If you had to pick a weekend to discuss football you would be hard pressed to find better one that this one. We are coming to the end of college bowl season and tomorrow will see the last spots filled for the NFL playoffs. This is a season of either great joy or great sorrow for most fans (a few are saddled with a lingering depression as their teams suffers in the cellar out of reach of bowl games or playoffs).
For those that love the game and not just their chose teams this is a great time of year; full of days on end of football. But with this enjoyment comes the bittersweet recognition that the season is coming to a close – there are only so many games left and then the dreaded off-season.
If you are a football fan there is a resource that might help you get through the off-season and come out even more knowledgeable about the game you love. Football: An Encyclopedia of Popular Culture edited by Edward J. Rielly is a treasure trove of information for fans and history/culture lovers alike:
Football. Far more than a game, America’s favorite spectator sport is an intrinsic part of the nation’s popular culture—a proving ground for high school athletes, a springboard for stars, a multimillion-dollar business, and a vast entertainment enterprise. Football: An Encyclopedia of Popular Culture provides a detailed look at America’s pastime through the lens of pop culture, a fascinating A-to-Z inventory of how certain aspects of the game affect and reflect broader society.From African Americans in football to the meaning of Zero in the sport, this volume profiles players and personalities, teams and events, games and football concepts, and sociological and technological changes in the sport. The goal is not to name every Hall of Famer or to retell the game’s entire history, but to give a clear and detailed account of where, in football history, the importance of people and events extends beyond the playing field. Its wide-ranging entries examine such names as Joe Montana and Byron “Whizzer” White and phenomena from concussions, mascots, team names, and literature to U.S. presidents and football’s presence in television commercials. The encyclopedia covers all levels of play—professional, collegiate, high school, and youth—offering a from-the-ground-up, gridiron look at the game of football within the matrix of American culture.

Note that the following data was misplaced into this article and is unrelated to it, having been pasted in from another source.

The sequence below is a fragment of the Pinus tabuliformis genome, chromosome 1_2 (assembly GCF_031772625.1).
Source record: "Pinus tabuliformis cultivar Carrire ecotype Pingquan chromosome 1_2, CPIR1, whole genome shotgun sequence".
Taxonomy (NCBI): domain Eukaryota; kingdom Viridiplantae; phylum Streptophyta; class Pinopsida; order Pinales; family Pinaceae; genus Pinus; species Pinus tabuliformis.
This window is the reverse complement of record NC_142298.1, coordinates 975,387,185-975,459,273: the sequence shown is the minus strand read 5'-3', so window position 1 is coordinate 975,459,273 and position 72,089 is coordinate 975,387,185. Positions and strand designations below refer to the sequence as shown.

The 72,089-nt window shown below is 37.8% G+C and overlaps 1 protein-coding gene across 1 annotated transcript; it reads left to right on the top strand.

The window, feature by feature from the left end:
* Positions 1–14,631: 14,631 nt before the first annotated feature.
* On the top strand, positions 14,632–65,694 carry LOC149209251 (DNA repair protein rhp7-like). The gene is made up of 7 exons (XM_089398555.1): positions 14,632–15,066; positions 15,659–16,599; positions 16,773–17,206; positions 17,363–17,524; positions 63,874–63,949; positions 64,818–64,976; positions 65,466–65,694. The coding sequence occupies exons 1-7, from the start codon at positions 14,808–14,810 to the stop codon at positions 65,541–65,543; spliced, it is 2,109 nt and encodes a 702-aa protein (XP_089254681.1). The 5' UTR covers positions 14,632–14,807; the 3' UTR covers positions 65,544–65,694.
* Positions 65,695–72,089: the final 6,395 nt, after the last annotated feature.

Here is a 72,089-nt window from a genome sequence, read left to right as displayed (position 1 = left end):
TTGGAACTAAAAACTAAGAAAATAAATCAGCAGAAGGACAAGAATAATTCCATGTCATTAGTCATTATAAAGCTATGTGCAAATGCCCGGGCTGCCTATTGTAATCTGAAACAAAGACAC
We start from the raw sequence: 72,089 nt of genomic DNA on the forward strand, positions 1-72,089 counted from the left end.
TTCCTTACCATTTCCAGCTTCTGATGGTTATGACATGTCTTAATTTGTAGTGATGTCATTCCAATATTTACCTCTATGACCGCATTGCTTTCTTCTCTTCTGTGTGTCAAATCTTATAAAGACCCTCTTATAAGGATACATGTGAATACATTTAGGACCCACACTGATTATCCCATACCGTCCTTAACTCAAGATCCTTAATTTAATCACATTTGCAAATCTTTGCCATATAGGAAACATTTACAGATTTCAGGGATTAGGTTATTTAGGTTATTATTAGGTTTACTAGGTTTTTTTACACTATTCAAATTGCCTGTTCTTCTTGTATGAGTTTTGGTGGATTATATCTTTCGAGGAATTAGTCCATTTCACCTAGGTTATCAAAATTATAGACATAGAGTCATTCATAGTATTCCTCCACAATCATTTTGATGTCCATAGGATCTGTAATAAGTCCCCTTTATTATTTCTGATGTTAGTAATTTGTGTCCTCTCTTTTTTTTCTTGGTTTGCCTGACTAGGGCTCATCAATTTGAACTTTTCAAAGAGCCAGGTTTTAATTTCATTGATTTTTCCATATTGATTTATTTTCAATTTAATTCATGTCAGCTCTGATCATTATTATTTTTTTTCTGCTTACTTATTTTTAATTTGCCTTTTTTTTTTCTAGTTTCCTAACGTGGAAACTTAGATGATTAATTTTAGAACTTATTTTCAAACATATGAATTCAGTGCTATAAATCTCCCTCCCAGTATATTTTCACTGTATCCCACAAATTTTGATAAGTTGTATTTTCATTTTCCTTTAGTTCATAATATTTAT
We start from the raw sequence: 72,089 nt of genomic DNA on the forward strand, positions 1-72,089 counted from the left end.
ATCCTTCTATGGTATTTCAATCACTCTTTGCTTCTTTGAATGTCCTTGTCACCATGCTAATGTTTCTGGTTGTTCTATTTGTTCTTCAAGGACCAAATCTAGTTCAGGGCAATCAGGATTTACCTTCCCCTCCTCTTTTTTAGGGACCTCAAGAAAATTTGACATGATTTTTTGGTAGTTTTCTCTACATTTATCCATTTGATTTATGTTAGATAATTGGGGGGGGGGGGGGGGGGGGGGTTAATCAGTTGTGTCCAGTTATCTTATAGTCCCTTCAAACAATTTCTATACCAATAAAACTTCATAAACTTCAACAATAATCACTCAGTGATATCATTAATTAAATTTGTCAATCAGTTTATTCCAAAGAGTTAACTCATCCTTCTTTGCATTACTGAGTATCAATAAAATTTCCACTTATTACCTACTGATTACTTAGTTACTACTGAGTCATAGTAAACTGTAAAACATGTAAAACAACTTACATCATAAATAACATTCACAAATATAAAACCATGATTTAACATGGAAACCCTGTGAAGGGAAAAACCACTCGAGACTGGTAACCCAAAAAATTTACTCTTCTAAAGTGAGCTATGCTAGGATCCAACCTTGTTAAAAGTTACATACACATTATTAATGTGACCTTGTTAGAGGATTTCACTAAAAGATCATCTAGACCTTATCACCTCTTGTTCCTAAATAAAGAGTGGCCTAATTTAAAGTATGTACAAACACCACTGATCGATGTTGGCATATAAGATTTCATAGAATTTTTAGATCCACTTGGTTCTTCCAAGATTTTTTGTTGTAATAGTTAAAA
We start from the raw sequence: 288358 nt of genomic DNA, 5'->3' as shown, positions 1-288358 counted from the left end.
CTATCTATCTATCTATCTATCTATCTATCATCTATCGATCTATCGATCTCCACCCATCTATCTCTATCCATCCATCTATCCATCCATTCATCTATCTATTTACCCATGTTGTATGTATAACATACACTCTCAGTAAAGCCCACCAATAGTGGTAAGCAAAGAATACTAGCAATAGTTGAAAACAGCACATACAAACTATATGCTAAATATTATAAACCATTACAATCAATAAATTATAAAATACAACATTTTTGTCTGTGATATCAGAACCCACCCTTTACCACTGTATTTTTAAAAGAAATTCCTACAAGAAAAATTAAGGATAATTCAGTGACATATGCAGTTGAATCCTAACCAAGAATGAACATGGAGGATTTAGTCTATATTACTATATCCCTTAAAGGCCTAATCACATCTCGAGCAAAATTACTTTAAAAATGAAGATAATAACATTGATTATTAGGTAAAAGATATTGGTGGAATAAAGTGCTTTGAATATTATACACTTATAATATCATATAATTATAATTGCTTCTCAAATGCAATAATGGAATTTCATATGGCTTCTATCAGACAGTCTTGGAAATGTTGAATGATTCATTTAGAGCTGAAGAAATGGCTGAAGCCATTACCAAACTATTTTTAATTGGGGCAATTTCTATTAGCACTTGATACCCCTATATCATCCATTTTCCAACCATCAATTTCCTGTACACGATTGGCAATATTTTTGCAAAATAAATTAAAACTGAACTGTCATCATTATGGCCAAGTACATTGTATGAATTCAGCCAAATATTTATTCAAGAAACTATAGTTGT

Just to give you an example, I looked up “Bowl Games” and spent an enjoyable few minutes reading about the history of college bowl games. I learned things I didn’t know about the early history of the Tournament of Roses which eventually featured a game in a new bowl shaped stadium and thus led to the Rose Bowl and the the term Bowl Games.
As a University of Michigan fan suffer these last few years it was nice to read that the very first game featured the University of Michigan versus Stanford. The Wolverines built a 49-0 lead and the game was actually called six minutes early as Stanford had had enough and asked for mercy!
After that I kept on reading as the very next entry was Bradshaw, Terry Paxton (b. 1948) and being a huge Pittsburgh Steelers fan I wanted to read about the winner of four of their six Super Bowls.
Another Super Bowl QB, and Michigan alum, was next with Brady, Thomas Edward, Jr. (b 1977) and so I kept on reading about his exploits. Along the way you learn about the controversial tuck rule and Brady’s time in the spotlight thanks to off field issues.
Also as a Steeler fan, I am approaching this weekend with much trepidation. The defending Super Bowl champions are in danger of not making the playoffs. Thanks to an ugly five game slide to team like the Kansas City Chiefs, Oaklnad Raiders, and Cleveland Browns the Steelers need to win Sunday and have help. This is increasingly unlikely as many of the teams they need to win will have nothing significant to play for having wrapped up a spot in the playoffs.
The Steelers are seeking to grab one of the two remaining “Wild Card” spots. And if you look this up, you will learn what the term means but also that five Wild Card teams have gone on to win the Super Bowl (including the Steelers in 2005). This is what give players and fans hope: just get in and who knows what can happen.
In just a few minutes of browsing and reading I learned things I hadn’t know and was reminded of things I had forgotten. Football: An Encyclopedia of Popular Culture is a great resource for football fans or those interested in the intersection of popular culture and the game. It would also be a handy reference guide for those who would like to learn more about the game and its history.
I am sure I will be spending more time reading it as the dark night of the soul know as the football off-season approaches.